One of the most counter-productive hindrances to midlife renewal and a joyful, productive second half is lingering bitterness over something someone said or did in the past. Do you still harbor hard feelings towards any of the following:
- A former employer who let you go?
- An ex-husband or ex-wife following a bitter divorce?
- A parent, relative or someone else who abused you as a child?
- Silliest of all–a former friend or acquaintance who said something, perhaps years ago, that hurt your feelings? (Note: to most of us, the remark may seem trivial, but not to the person offended. This is mostly a woman thing.)
In extreme cases, resentment and bitterness can zap your energy, drain your confidence, release negative chemicals into your body and significantly increase your level of stress. In the extreme, it may be hard dealing with current issues–those issues that really do matter now. So much for the negative impacts. I challenge you to come up with even one positive outcome from holding a grudge! In fact, bitterness over something past that can’t be altered now accomplishes absolutely nothing positive for you or for anyone else. Even if you “succeed” in getting even by hurting the offending person, does this really enhance your life? Over time, will this really make you feel better? Of course not!
To wake up to the positive life experience you so richly deserve and to make a fresh start, I implore you to bury once and for all every lingering conflict and every ounce of hard feelings you may be harboring towards anyone else. At the same time, apologize and ask forgiveness from anyone who may remain bitter towards you.
Here are three sound reasons to forgive another person this very day:
- Forgive another to benefit you. For peace of mind and spiritual well-being, it is essential that you cleanse your consciousness of all bitterness. Time and energy spent recalling an unhappy past is time away from imagining, visualizing and planning for a positive future!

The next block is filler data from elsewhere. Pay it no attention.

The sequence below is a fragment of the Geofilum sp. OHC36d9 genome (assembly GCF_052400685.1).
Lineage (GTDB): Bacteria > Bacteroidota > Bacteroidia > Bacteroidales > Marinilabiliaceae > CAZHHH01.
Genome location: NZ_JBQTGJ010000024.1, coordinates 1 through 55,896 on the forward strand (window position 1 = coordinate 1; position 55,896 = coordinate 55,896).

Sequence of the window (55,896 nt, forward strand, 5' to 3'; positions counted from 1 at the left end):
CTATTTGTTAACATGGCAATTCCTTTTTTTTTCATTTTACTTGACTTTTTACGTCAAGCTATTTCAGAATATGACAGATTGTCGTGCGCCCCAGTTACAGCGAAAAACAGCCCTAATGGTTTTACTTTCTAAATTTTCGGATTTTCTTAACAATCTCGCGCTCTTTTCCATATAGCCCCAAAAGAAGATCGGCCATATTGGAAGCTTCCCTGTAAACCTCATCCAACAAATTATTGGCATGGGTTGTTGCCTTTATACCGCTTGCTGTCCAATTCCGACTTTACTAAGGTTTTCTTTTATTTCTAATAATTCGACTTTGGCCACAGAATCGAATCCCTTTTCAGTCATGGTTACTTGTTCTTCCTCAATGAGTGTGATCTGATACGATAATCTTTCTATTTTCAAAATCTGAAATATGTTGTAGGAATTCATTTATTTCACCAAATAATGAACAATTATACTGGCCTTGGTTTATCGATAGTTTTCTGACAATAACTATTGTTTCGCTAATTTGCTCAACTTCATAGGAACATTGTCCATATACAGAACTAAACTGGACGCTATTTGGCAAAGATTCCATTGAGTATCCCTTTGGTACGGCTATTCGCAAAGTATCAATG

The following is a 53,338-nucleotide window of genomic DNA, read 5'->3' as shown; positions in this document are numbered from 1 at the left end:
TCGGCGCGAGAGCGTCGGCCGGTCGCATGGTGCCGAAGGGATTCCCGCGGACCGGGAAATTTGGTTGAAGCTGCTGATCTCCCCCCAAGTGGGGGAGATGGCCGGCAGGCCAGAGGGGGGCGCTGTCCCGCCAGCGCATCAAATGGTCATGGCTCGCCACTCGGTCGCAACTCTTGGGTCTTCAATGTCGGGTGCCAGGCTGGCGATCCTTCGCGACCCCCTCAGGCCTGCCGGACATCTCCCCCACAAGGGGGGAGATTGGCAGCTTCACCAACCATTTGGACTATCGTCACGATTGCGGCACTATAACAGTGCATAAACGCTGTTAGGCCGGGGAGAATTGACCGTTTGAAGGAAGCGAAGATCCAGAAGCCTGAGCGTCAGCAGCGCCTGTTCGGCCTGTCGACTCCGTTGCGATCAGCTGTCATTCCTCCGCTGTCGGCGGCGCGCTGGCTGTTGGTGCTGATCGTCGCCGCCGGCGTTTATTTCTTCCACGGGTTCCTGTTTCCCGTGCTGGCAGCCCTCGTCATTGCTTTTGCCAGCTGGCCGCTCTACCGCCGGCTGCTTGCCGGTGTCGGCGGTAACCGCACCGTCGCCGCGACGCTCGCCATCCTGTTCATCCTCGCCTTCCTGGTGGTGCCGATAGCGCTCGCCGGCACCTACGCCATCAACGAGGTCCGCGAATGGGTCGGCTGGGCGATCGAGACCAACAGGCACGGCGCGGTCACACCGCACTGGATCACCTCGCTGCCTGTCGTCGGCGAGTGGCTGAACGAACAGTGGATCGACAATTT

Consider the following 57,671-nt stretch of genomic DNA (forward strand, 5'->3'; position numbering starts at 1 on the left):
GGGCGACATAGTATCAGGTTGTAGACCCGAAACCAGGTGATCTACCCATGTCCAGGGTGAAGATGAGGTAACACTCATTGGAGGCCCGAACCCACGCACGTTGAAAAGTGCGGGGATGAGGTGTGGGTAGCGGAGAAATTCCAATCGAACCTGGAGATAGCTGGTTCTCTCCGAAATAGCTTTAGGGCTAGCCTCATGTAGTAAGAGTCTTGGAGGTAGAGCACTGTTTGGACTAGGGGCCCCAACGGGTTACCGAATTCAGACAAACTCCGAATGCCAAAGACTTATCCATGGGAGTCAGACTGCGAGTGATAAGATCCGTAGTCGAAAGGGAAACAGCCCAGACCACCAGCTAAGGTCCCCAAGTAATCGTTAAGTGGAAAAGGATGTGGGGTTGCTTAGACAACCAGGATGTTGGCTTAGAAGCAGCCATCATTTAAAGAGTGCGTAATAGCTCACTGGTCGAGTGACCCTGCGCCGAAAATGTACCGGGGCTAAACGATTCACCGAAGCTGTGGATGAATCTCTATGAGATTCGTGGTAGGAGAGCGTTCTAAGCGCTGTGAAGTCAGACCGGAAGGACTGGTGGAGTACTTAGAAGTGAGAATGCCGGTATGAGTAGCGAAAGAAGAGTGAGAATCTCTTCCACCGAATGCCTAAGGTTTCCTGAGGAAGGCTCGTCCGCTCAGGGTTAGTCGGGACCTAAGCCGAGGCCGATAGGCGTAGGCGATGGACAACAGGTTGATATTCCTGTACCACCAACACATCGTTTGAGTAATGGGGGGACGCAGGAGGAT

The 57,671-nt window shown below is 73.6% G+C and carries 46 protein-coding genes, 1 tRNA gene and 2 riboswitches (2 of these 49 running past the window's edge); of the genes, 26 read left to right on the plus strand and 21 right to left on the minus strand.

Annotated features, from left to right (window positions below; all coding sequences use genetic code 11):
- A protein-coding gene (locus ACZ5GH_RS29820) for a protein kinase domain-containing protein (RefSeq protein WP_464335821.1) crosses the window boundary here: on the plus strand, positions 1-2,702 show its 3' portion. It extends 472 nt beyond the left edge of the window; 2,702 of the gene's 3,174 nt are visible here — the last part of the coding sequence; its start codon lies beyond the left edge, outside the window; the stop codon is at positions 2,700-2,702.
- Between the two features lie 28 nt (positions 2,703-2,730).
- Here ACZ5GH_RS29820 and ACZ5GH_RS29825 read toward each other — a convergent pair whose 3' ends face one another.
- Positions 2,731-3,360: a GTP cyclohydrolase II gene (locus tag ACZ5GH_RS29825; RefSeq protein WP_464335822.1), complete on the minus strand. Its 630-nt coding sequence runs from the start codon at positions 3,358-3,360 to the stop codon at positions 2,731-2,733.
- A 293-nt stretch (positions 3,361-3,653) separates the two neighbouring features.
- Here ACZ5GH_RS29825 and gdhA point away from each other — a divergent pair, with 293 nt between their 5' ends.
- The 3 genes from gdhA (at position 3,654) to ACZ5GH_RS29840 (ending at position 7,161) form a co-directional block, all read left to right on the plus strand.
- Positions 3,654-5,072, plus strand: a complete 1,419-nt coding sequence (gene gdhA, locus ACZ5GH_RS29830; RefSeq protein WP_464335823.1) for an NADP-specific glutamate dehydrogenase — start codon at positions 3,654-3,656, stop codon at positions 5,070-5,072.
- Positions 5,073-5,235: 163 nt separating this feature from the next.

- Forgive another to benefit the person who may have wronged you. In fact, certain individuals against whom you hold a grudge may not have the slightest clue of your anger (e.g., a boss who laid you off from that great job seven years ago.) Others may be painfully aware of the circumstances (e.g., an estranged friend, a former spouse, a “disowned” son or daughter)! Your acknowledgement of a fresh start can help ease their burden of regret.
- Forgive another to benefit innocent “third parties.” Family members and others who had nothing to do with the offense, real or imagined, from long ago have suffered long enough! No more inflicting them with complaints and vows to get even!
Forgiving another does not necessarily mean condoning the other person’s behavior. Obviously, you would never accept the behavior of an uncle or cousin who fifteen years ago sexually abused your son or daughter. You still can communicate, directly or through a trusted intermediary, that you are willing to accept that he has changed, that after all these years you do not continue to hold a grudge and that you wish him all the best.
Restoring a damaged relationship with a loved one, an ex-spouse, an estranged family member, a former close friend, a prior boss or a business colleague is far from easy, but once accomplished generates tremendous reward and peace of mind. Why make life more difficult by dwelling upon a negative interaction which may have occurred weeks, months even years ago. Lingering bitterness is like a fatal roadblock to an otherwise successful journey to midlife renewal. Isn’t it time you let bygones be bygones and moved forward to positively transform every aspect of daily living, including intimate personal relationships.
For more on the miraculous power of forgiveness, tune into the Monday May 20, 2013 episode of my Internet radio program. “Middle Age Can Be Your Best Age” on WebTalkRadio.net. I interview Joseph Padgal , an author who has written the book FIREDANCE all about the power of forgiveness